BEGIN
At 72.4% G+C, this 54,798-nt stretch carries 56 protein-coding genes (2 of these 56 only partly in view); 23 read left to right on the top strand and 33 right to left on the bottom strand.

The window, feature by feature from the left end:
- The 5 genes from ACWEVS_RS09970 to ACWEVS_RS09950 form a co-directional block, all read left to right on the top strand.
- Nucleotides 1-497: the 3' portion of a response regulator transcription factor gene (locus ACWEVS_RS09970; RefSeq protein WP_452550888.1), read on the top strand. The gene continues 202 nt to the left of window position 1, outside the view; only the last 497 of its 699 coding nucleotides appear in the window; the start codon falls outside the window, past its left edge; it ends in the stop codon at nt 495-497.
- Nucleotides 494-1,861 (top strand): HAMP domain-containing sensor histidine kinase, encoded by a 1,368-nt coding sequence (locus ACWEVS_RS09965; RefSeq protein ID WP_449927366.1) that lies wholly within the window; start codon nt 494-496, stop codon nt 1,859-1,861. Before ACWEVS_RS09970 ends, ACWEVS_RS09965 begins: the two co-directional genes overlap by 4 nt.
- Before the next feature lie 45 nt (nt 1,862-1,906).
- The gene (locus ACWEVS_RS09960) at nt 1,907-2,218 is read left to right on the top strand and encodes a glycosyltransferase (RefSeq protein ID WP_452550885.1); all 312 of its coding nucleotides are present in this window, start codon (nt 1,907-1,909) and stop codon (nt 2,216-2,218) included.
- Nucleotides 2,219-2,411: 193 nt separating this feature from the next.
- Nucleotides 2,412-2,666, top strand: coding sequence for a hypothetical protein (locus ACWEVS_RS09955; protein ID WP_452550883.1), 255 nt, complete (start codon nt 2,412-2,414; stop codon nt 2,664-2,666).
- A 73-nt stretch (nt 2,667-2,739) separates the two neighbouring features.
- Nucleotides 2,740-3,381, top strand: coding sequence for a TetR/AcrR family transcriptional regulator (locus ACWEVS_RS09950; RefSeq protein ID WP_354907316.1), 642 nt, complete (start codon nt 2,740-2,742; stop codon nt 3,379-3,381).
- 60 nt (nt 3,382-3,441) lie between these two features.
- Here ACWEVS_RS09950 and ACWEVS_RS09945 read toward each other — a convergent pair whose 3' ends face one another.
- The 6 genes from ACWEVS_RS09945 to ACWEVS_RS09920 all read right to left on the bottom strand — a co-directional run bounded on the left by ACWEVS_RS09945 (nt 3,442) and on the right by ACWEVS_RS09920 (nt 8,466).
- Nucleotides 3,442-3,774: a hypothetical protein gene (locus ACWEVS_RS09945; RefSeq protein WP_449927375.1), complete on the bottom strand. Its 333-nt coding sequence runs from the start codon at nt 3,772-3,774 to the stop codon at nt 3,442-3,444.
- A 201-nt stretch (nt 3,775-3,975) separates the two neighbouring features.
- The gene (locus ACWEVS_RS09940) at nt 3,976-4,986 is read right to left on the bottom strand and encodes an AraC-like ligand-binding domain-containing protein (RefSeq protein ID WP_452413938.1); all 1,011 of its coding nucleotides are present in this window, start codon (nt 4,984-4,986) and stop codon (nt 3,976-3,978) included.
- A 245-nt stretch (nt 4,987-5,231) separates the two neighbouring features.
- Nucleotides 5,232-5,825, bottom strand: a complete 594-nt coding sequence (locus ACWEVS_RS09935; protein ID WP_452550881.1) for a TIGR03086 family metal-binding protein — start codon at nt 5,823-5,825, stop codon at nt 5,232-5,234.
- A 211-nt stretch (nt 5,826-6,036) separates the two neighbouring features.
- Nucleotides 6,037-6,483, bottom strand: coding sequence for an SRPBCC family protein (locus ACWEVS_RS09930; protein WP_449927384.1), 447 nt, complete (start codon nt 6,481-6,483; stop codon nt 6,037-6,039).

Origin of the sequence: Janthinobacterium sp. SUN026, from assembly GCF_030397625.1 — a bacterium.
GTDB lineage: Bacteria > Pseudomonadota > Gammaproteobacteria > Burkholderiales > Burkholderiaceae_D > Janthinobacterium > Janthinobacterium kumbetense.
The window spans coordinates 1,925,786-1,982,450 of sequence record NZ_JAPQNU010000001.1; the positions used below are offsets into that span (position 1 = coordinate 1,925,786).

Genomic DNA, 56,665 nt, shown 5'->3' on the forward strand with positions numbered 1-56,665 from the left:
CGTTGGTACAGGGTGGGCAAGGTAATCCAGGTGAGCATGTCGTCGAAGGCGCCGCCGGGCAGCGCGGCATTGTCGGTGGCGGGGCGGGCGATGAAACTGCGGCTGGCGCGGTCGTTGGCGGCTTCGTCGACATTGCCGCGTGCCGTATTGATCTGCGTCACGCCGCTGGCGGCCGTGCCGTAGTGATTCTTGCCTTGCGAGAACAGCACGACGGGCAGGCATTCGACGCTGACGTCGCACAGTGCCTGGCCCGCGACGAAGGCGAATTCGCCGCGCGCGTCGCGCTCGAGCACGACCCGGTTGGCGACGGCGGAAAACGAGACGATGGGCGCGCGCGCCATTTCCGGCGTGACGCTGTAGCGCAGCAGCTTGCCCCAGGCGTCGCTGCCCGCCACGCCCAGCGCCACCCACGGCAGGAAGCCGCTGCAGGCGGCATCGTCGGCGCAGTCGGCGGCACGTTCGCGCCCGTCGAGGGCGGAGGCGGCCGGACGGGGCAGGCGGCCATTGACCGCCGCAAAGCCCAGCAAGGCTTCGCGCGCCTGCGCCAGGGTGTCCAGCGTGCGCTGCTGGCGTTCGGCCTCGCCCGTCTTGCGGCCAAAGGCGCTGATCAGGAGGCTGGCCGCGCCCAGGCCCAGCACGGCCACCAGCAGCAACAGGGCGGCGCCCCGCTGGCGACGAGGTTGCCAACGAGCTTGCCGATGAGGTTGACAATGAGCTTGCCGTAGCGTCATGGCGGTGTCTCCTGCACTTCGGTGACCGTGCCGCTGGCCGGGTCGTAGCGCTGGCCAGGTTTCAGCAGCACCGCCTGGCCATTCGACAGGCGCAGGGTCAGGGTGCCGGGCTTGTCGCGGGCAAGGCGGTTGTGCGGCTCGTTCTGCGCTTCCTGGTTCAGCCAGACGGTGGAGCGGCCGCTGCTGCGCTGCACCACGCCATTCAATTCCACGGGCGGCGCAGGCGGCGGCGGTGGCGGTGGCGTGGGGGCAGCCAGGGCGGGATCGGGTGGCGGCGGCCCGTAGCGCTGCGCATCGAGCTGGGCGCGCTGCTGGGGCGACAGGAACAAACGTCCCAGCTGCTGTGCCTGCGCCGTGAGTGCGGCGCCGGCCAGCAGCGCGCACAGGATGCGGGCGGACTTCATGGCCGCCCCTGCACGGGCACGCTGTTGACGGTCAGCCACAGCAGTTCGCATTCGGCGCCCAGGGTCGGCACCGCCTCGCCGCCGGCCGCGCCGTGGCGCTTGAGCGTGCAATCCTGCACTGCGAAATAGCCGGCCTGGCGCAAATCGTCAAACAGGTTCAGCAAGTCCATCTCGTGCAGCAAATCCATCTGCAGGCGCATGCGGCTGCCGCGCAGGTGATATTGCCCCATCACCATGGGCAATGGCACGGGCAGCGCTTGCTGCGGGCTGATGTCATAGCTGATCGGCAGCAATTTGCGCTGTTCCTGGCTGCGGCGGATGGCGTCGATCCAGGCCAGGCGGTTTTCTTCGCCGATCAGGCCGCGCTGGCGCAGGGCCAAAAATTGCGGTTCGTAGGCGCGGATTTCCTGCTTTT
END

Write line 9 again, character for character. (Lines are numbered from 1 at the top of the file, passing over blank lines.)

- Nucleotides 2,412-2,666, top strand: coding sequence for a hypothetical protein (locus ACWEVS_RS09955; protein ID WP_452550883.1), 255 nt, complete (start codon nt 2,412-2,414; stop codon nt 2,664-2,666).